Jun 15, 2017
Nike to cut two percent of workforce, simplify organisational structure
Jun 15, 2017
Nike said on Thursday it would cut about 2 percent of its global workforce and eliminate a quarter of its shoe styles as it looks to become nimbler in the face of intensifying competition and fast-changing consumer trends.
Nike said it would reduce the number of its business segments to four from six as part of the initiative, being rolled out at a time the company is battling for market share in North America with a resurgent Adidas and a fast-growing Under Armour Inc.
Under the plan, called "Consumer Direct Offense", Nike will concentrate on 12 key cities in 10 countries, which are expected to represent over 80 percent of its projected growth through 2020. These cities include New York, Berlin, Paris and Barcelona.
The company also said it would focus on newer styles, such as ZoomX, Air VaporMax and Nike React, and on categories with high growth potential, including running, basketball and soccer.
While Nike still holds a 50 percent share of the U.S. market, Adidas' retro Superstar shoes toppled Nike last year to become the top-selling sneakers in the United States. Nike's shoes had held the position for more than a decade.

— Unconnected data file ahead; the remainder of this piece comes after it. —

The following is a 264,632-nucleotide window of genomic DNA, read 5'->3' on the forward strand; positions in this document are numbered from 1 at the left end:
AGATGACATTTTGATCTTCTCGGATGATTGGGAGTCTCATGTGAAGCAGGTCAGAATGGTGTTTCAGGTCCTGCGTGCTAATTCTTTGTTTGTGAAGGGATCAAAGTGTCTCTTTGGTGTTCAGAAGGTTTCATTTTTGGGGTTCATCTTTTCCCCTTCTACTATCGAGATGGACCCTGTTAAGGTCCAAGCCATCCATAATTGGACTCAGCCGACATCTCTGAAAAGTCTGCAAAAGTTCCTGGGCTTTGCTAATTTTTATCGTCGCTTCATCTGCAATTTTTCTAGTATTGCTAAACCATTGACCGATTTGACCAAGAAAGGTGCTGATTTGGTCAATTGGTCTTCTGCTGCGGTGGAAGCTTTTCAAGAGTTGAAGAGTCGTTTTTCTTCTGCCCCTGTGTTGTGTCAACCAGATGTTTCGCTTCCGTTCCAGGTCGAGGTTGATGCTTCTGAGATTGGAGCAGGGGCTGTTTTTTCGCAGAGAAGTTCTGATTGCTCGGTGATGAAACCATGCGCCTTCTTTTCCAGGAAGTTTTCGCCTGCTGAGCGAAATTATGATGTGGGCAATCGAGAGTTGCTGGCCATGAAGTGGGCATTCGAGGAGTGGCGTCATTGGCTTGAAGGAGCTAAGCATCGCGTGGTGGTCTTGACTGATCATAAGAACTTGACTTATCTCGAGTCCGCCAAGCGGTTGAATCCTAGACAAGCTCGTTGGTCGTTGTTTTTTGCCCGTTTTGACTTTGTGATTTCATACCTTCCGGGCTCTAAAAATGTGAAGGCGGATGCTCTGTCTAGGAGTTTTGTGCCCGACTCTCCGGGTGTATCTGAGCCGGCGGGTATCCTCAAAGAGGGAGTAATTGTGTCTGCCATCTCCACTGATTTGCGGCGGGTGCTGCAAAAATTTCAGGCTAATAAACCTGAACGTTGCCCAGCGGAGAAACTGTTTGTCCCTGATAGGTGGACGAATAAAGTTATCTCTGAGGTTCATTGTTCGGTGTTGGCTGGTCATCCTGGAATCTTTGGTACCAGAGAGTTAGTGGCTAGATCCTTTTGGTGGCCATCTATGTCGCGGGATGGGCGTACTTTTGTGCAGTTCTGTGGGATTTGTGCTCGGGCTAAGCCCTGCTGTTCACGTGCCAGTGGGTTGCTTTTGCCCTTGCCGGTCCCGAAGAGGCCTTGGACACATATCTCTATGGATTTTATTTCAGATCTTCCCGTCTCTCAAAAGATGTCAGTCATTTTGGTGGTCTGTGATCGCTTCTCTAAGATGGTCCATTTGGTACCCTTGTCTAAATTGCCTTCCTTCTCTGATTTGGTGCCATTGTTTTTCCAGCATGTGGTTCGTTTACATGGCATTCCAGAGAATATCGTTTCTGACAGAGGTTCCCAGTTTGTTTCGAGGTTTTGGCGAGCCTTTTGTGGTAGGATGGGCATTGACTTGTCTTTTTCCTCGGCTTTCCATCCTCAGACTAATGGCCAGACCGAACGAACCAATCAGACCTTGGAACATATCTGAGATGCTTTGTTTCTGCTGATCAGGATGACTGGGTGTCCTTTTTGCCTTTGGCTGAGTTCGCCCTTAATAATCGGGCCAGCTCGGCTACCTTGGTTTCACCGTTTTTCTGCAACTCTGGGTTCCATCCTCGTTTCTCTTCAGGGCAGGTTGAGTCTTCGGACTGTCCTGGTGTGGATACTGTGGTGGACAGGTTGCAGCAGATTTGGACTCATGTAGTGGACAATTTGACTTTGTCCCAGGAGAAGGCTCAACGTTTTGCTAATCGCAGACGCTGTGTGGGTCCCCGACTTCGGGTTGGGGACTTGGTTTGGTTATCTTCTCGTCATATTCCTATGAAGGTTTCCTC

To double the speed of its innovations, the sporstwear company also laid out plans to cut the time it takes to create products by half.
Trevor Edwards, the president of the Nike brand, will lead the initiative, which also involves making several changes to its leadership structure, the company said.
Starting in fiscal 2018, Nike will report results based on four new operating segments: North America, Europe, Middle East and Africa, Greater China, and Asia Pacific and Latin America.
Previously the company reported results for six units that included Western Europe, Central & Eastern Europe, and Japan and emerging markets as separate units.
As part of the organizational changes, about 1,400 employees are expected to lose their jobs. Nike had 70,700 employees as of May 31, 2016.
Shares of the world's No.1 shoemaker were down 2.7 percent at $53.59 in early trading, making them the biggest percentage loser on the Dow Jones Industrial Average.
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